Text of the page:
Traditional wisdom tells us that when the money supply expands the price of commodities rises. Today Robert Prechter takes a look at what has actually happened to commodity prices since 2008 during a period when theoretically the FED has been pumping up the money supply. ~Tim McMahon, editor Commodities Falling Despite QE: What Does That Mean? Robert Prechter: "Charts tell the truth. Let's look at some charts." By Elliott Wave International During QE3, the latest round of the Fed's quantitative easing, the stock market rose. We all know that. But did you also know that commodities fell? That's right: QE3 had zero effect on commodities -- or maybe even a negative effect. In … [Read more...]
In early 2001 Japan implemented the first instance of quantitative easing although for many years prior to 2001 the BOJ (Bank of Japan) had claimed that quantitative easing was not effective in fighting deflation and therefore had rejected its use. But in response to the liquidity crisis beginning in 2007 the United States followed suit and began QE1 which was then followed by QE2 and QE3..
Quantitative Easing - Q&A
Q: What is Quantitative Easing?
A: Quantitative Easing (Q.E.) is when the Federal Reserve buys Treasury obligations (T-Bills, T-Bonds and -Notes) from the member banks. Generally the sale is handled at an "auction" for the banks by "primary dealers" like Morgan Stanley.
Q: Is Quantitative Easing the same as "Printing Money"?
A: No. Although they are similar they have one key difference. In a normal inflationary "money printing" scenario the FED buys Treasury obligations directly from the Treasury. In so doing, it increases the money supply. Basically it is an accounting gimmick that allows the U.S. Treasury to create more debt thus expanding the money supply. But with Q.E. the debt has already been created and is already sitting on the books of the banks. So the FED takes it off the banks hands and gives them cash instead. (Actually, the FED just credits the numbers to the Bank's account, it doesn't actually move any currency). But this process just trades one type of asset (Treasury's) for another (cash deposits). It doesn't involve creating any new Treasury debt.
Q: Where does the FED get the money to pay the banks for Quantitative Easing?
A: It uses the reserves on its balance sheet. These are deposits from the member banks.
Q: So if it is just moving assets around why does the FED do it?
A: When the Treasury obligations are held by the member banks they can't be loaned out to borrowers. In a "liquidity crunch" the banks need cash not debt obligations to pay their bills and to loan to borrowers. The FED doesn't need cash so it can hold the debts and the member banks can make more loans. Theoretically, this increases money in circulation (as long as the banks actually loan the money out).
Q: Does Quantitative Easing have any effect on interest rates?
A: Yes, by buying Treasury Bills the FED is driving interest rates down. When the demand for T-Bills is up it drives the interest rates down because the bidding is based on who is willing to accept the lowest interest rate. More bidders = lower interest paid. Many other rates are affected by the lower T-bill rate so it drives all interest rates down making it cheaper to borrow money.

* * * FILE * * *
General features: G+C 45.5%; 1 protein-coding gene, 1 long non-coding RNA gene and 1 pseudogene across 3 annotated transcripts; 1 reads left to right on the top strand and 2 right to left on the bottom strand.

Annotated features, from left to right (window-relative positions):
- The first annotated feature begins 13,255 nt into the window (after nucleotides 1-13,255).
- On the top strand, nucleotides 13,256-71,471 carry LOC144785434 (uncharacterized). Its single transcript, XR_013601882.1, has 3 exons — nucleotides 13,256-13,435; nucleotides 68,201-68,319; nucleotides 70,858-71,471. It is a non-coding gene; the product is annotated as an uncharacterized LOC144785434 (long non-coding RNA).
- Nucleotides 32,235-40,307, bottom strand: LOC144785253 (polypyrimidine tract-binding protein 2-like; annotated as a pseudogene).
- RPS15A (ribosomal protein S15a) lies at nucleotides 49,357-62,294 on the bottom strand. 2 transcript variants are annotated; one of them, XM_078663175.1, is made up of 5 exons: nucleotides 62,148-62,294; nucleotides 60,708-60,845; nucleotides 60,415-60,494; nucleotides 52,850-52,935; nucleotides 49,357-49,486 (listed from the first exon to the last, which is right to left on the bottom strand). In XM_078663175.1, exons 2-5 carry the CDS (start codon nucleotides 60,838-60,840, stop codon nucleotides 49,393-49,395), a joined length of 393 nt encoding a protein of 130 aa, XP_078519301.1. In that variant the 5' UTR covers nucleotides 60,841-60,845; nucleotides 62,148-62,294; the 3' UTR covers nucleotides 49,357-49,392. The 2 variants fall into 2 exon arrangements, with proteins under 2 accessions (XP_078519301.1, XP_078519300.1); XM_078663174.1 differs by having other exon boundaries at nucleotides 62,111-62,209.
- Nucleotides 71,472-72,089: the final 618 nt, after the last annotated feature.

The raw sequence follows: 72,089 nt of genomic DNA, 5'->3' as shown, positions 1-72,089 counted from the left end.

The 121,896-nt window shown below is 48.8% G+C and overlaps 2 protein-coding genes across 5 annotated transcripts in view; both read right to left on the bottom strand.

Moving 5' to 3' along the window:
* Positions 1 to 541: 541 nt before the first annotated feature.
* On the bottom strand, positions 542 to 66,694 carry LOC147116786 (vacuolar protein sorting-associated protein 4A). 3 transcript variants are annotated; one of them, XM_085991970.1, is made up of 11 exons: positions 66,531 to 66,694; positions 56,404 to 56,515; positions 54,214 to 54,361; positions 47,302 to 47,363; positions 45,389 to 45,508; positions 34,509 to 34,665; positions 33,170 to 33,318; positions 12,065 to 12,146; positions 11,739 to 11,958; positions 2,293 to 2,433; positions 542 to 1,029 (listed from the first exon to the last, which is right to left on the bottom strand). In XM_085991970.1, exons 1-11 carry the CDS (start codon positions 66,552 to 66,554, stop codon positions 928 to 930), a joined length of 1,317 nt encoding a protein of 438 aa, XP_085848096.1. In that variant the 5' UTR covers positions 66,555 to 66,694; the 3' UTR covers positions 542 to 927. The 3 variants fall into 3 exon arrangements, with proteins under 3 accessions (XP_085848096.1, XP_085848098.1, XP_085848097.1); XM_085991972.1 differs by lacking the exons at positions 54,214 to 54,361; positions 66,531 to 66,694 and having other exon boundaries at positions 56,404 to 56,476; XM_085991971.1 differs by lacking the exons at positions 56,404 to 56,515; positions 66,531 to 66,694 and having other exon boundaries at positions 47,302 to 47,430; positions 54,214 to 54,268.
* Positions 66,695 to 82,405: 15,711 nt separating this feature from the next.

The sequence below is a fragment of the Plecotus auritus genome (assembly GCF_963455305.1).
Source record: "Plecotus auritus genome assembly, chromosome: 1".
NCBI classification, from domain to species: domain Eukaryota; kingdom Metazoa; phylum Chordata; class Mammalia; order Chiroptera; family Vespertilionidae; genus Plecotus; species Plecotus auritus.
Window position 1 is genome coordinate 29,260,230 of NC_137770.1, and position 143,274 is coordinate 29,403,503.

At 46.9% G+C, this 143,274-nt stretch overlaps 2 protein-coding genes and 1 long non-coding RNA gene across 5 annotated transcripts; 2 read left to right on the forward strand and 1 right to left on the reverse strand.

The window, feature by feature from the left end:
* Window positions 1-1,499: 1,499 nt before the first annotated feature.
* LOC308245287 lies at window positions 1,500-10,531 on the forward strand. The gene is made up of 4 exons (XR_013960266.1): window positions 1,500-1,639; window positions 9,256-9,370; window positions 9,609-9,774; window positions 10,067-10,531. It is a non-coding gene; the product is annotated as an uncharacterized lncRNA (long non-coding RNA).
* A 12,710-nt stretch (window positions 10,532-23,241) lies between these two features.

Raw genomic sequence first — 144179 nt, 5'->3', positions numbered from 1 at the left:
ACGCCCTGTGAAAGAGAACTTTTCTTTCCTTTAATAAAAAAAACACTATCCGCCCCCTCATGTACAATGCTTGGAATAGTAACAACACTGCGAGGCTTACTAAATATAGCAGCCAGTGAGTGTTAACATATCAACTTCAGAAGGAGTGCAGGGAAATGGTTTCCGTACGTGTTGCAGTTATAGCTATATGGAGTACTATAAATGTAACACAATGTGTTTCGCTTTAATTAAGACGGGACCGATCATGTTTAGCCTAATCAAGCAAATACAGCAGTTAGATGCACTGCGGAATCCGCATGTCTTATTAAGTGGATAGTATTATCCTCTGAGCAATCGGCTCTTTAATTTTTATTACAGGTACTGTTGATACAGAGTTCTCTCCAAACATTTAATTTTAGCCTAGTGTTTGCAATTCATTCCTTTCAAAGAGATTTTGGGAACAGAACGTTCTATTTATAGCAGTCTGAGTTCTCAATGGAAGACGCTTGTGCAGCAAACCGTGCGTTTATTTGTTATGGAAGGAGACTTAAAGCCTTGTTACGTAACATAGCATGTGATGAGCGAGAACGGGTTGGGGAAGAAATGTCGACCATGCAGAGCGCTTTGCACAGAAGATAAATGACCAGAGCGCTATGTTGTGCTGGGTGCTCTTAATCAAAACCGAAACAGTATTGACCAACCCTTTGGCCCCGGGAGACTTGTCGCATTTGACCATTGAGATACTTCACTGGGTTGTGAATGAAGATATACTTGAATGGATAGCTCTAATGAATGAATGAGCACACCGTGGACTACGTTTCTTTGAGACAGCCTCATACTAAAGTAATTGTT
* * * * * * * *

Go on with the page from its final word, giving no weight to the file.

Q: Does the FED make money on the Treasury Bills it owns?
A: Yes, it earns interest on any T-Bills it owns just like any other T-Bill holder but according to Ray Stone, a former Fed insider and founder of Princeton based Stone McCarthy Research Associates, the FED actually returns the money to the Treasury. Last year the Fed earned about $90 billion in profits, compared with about $30 billion in years prior to the bond purchases. This benefits taxpayers by actually reducing the deficit.
Quantitative Easing Effects- You have probably heard that the massive inflation of the money supply through Quantitative Easing is going to result in hyperinflation or at least massive inflation. But so far that hasn't happened. As a matter of fact since the end of QE2 in June of 2011 inflation rates have fallen from 3.63% in July 2011 to 1.41% in July 2012. How is that possible? The first reason is that the FED is playing a game with the banks. The FED loans money to the Banks at nearly Zero percent interest the Banks turn around and loan the money to the Government at 3% interest to finance the deficit. This gives the banks plenty of profit to shore up their sagging balance sheets. But … [Read more...]
Is Quantitative Easing Money Printing? Quantitative Easing is often referred to as "money printing" or a way for the government to increase the money supply. According to Wikipedia, quantitative easing is different from the typical method whereby governments buy treasury debt to increase the money supply. In QE1 when the market was panicked, and banks didn't want to buy government bonds, the central bank implemented "quantitative easing" by purchasing relatively worthless financial assets (like mortgage backed securities) from banks and giving them new electronically created money. So this is straight forward money printing compared to the more round about traditional method. Thus … [Read more...]
When the FED began quantitative easing to halt the deflationary crash of 2008, almost everyone was convinced that it would result in massive inflation. The lone voice proclaiming that it wouldn't stop the deflationary express train wreck was Robert Prechter. In the following article Prechter explains why inflation never materialized. It is an excerpt from Prechter's, Independent Investor eBook 2011. I hope you enjoy this short excerpt. See below for details on how to get the eBook in its entirety for free. ~ Tim McMahon, editor … [Read more...]